I agree with the processed sugars, too. Our 8yo still wets the bed a few days a week (wait: I think it's been a whole week, perhaps longer!) The commonalities seem to be: going to bed too late (so that we can't walk him to pee before we go to sleep), and eating something high in sugar in the evening. He's also a different person when he eats sugar, but that's a different story. I think because he's so small, and doesn't load up on regular food as much, he's more affected by sugar. (He also knows this, and even though we don't give him much, he does eat less.)

 

Thank you again for writing in--I'm sorry to hear about other people having issues, but it helps to hear from people who have been there and are going through it!


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#13 emsimms

 
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Posted 05 October 2013 - 03:16 AM

Thank you, I just saw this and your other reply! I'm sorry that your 8yo has been going through so much! I hope that, with time away from the offending foods, things improve even more for your son.

 

We like our son's GI in that he acknowledges the existence of NCGI. On the other hand, we think our son actually has celiac (confirmed celiac and autoimmune issues are in the extended family), but the doc doesn't believe it because of (incomplete) biopsies in 2010 (and, at this point, we don't want to re-gluten him for new biopsies where he feels so much better without it, and is back to the 5th percentile in growth). Anyway. I think that seeing a naturopath would be a good idea, though he is relatively open to trying things out if they are going to help (he knows that I've done that for myself, and believes me). Perhaps I will talk to him about a dairy-free trial again after school today. He seemed willing to have a trial without it, when I floated the idea yesterday. What is more difficult is when he goes to other people's houses. Yogurt and cheese sticks of course simplify matters when he can't have crackers or whatever else. I suppose I can send him with snacks for the time period that we try this.

 

I agree with the processed sugars, too. Our 8yo still wets the bed a few days a week (wait: I think it's been a whole week, perhaps longer!) The commonalities seem to be: going to bed too late (so that we can't walk him to pee before we go to sleep), and eating something high in sugar in the evening. He's also a different person when he eats sugar, but that's a different story. I think because he's so small, and doesn't load up on regular food as much, he's more affected by sugar. (He also knows this, and even though we don't give him much, he does eat less.)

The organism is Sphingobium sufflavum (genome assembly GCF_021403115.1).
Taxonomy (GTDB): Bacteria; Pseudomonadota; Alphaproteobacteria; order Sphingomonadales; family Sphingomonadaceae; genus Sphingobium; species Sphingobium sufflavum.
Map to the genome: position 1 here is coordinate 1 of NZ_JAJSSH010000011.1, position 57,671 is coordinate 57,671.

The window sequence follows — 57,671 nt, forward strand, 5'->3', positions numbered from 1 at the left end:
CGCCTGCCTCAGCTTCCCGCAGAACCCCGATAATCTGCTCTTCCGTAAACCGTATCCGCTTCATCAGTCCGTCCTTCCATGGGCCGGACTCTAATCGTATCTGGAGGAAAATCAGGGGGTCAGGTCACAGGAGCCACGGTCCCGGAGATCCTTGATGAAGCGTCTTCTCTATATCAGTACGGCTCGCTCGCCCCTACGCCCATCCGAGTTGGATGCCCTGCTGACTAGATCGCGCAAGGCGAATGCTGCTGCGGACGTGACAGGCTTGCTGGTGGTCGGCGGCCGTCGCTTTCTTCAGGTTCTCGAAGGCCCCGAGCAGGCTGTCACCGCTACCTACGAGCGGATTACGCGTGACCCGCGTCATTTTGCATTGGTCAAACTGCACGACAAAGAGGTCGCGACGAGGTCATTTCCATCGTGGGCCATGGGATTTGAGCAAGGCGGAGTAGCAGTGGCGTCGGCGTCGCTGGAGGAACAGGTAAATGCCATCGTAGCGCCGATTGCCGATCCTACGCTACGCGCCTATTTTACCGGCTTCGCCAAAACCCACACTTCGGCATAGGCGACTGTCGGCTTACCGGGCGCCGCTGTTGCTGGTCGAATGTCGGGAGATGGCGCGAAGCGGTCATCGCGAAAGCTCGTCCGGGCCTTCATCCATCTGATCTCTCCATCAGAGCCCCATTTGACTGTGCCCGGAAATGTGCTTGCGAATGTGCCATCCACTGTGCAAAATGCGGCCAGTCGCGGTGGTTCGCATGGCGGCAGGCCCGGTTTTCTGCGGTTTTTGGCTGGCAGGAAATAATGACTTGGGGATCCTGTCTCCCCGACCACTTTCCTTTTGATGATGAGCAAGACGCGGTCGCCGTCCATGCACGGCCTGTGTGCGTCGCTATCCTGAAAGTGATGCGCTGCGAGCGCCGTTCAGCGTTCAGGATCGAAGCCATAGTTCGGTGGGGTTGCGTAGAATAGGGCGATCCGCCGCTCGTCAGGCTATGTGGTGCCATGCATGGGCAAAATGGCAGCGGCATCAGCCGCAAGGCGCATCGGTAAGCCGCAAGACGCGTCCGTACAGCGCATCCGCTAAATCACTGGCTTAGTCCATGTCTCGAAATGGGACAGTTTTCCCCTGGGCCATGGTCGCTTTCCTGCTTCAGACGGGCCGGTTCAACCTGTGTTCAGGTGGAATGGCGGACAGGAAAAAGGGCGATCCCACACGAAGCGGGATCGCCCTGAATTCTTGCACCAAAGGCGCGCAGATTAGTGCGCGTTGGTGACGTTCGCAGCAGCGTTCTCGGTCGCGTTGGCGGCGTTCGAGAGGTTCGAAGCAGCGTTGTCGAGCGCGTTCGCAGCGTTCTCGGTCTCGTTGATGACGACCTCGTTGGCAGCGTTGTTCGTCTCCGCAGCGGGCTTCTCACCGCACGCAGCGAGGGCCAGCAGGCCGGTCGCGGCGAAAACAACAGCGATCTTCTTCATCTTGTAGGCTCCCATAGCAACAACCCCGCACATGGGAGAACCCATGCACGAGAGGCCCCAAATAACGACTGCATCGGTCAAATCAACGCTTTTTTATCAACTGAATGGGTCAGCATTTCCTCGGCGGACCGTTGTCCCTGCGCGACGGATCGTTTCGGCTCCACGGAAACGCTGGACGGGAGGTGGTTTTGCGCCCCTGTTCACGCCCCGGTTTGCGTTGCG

Thank you again for writing in--I'm sorry to hear about other people having issues, but it helps to hear from people who have been there and are going through it!

Thank you for sharing!

I agree, it is sad to hear that so many children are suffering, but it also helps to share stories and information.

 

Our son is also very skinny and has always been a picky eater so I gave in to much more junk food than I wanted to. (Same story: Not filling up on real food, asking for sweet snacks...) He used to eat a lot of refined sugar, now I am using (a reduced amount of) honey in baking and as long as he doesn't know, he is "OK " with it. :) He is still having quite a bit of cane sugar in various foods, although our naturopath would like to avoid even that, but at least it's much less than he used to have.

Interestingly, we used to have occasional bedwetting problems as well but it seemed to stop once we found out about food allergies and eliminated a lot of problem foods.

 

I hope that you will soon be able to get a solid diagnosis for your son, so that you can start dealing with his issues better.

Thanks again for sharing & all the best!